Employees of the School of Medicine at the University of Pittsburgh conducted a study on rats. It showed that the destruction of memories of external factors associated with the use of narcotic substances changes behaviour.
According to JAMA (Journal of the American Medical Association) of 2014, 40-60% of people undergoing treatment for alcohol or drug addiction relapse, negating all the effort and resources expended.
Since the time of Pavlov, it has been known that the brain connects certain external stimuli with a particular behaviour through its response. For example, the sight of a spider triggers a fear response and causes you to take a step back, and the smell of fresh pastries from the bakery stimulates salivation.
When the rats pressed a lever, they received an infusion of cocaine accompanied by sound and light signals. The result of such learning was the assimilation of the associative connection of the audiovisual stimulus with narcotic intoxication. Then at subsequent signals, the rats showed behaviour aimed at finding the drug and they constantly pressed the lever. The next step was to give sound and light signals without injecting the drug to break the connection between memories and stimuli.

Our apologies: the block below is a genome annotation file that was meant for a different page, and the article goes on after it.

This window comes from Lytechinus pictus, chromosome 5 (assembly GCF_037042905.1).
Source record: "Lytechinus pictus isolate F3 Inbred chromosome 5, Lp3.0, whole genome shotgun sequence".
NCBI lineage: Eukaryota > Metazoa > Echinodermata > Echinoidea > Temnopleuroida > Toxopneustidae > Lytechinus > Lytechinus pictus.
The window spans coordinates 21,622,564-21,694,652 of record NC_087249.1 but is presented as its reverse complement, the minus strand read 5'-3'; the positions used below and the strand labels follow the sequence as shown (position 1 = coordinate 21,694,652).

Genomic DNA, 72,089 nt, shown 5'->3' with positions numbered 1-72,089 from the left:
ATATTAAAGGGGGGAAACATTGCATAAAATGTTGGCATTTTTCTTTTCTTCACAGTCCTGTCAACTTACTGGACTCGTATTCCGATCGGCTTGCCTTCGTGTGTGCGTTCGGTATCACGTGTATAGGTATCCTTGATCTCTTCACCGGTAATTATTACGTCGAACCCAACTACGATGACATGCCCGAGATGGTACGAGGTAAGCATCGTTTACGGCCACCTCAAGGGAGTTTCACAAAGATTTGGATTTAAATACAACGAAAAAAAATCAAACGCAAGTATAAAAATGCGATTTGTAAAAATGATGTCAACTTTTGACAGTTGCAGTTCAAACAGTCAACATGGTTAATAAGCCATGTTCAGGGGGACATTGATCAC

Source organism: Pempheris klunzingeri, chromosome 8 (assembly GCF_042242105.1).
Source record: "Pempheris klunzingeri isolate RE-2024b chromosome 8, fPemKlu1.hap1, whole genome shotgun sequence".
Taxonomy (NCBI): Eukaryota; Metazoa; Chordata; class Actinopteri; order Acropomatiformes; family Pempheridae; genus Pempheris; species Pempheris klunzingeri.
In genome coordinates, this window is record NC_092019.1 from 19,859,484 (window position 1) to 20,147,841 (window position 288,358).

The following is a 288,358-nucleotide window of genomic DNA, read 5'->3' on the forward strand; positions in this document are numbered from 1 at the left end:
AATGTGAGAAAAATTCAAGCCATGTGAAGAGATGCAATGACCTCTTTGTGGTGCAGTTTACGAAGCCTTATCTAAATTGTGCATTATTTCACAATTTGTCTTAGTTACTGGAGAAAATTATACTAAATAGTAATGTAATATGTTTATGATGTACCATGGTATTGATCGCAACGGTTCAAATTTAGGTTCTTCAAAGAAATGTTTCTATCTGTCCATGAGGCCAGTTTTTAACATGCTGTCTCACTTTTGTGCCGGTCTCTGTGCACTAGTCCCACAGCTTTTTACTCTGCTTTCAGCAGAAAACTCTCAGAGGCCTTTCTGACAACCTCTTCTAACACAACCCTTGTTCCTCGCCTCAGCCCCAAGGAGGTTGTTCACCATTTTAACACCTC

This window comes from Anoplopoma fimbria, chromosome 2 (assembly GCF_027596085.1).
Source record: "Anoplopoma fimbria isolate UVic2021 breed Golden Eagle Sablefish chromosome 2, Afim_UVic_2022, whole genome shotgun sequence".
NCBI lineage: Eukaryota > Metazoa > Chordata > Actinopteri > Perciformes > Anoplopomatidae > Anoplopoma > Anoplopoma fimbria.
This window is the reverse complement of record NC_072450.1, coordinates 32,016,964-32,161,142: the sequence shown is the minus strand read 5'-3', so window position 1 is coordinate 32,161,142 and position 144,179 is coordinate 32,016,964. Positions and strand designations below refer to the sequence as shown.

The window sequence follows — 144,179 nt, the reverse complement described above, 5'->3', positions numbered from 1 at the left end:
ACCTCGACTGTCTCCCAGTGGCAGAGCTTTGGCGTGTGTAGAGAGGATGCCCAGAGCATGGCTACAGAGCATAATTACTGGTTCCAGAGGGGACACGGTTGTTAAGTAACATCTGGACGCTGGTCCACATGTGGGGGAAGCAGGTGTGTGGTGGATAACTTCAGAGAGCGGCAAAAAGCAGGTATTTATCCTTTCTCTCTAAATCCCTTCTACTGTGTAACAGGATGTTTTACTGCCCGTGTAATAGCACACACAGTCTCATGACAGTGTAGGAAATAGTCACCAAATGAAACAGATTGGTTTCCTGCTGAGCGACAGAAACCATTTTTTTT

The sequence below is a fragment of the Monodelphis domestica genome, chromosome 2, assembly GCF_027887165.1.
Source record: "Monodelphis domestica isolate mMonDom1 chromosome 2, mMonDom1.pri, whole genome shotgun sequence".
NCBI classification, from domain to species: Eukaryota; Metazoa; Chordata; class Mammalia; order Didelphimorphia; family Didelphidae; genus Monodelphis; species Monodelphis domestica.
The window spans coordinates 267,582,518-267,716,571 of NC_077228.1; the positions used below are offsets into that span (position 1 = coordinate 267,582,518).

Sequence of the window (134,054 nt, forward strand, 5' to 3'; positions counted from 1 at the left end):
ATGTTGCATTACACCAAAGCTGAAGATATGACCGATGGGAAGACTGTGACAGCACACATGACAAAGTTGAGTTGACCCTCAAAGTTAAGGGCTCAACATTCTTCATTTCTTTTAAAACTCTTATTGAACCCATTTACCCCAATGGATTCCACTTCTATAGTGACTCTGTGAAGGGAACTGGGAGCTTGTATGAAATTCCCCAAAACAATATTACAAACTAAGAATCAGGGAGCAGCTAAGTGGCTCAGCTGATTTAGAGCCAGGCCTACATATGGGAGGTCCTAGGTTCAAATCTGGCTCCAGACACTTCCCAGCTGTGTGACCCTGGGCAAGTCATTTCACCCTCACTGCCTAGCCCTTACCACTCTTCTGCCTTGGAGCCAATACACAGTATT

This method of exposure is called exposure therapy. It is successfully used in the treatment of phobias, addictions and post-traumatic disorder in humans.
The method has one limitation however, an unstable efficiency when changing external conditions. So it happened in the framework of the experiment with rats. In a different environment, they continued to look for the drug in response to an audiovisual stimulus.
Then the researchers applied optogenetics—a relatively young method of “erasing memories”, discovered in 2005 by Carl Disseroth. With the help of light pulses, the researchers acted on the light receptors of neurons—cells designed to receive, process, store, transmit and output information. As a result of such exposure, memories associated with the cocaine stimulus were erased. This was confirmed by a significant decrease in the intensity of the rats pressing the lever in response to sound and light signals. It turns out that the destruction of connections between memories and stimuli changed the behaviour of rats. The experiment was repeated in other external conditions, and the result was positive.
Light “selective shutdown” of neurons through the retina of the eye in combination with behavioural psychotherapy opens up new opportunities for the treatment of addictions. So far, experiments have been carried out only on animals, because genetic modifications of the human body are currently unacceptable. However, according to scientific data, optogenetic methods can be used in the future to restore or improve memory, treat Parkinson’s disease, anxiety disorders and epilepsy, as well as alcohol and drug addiction.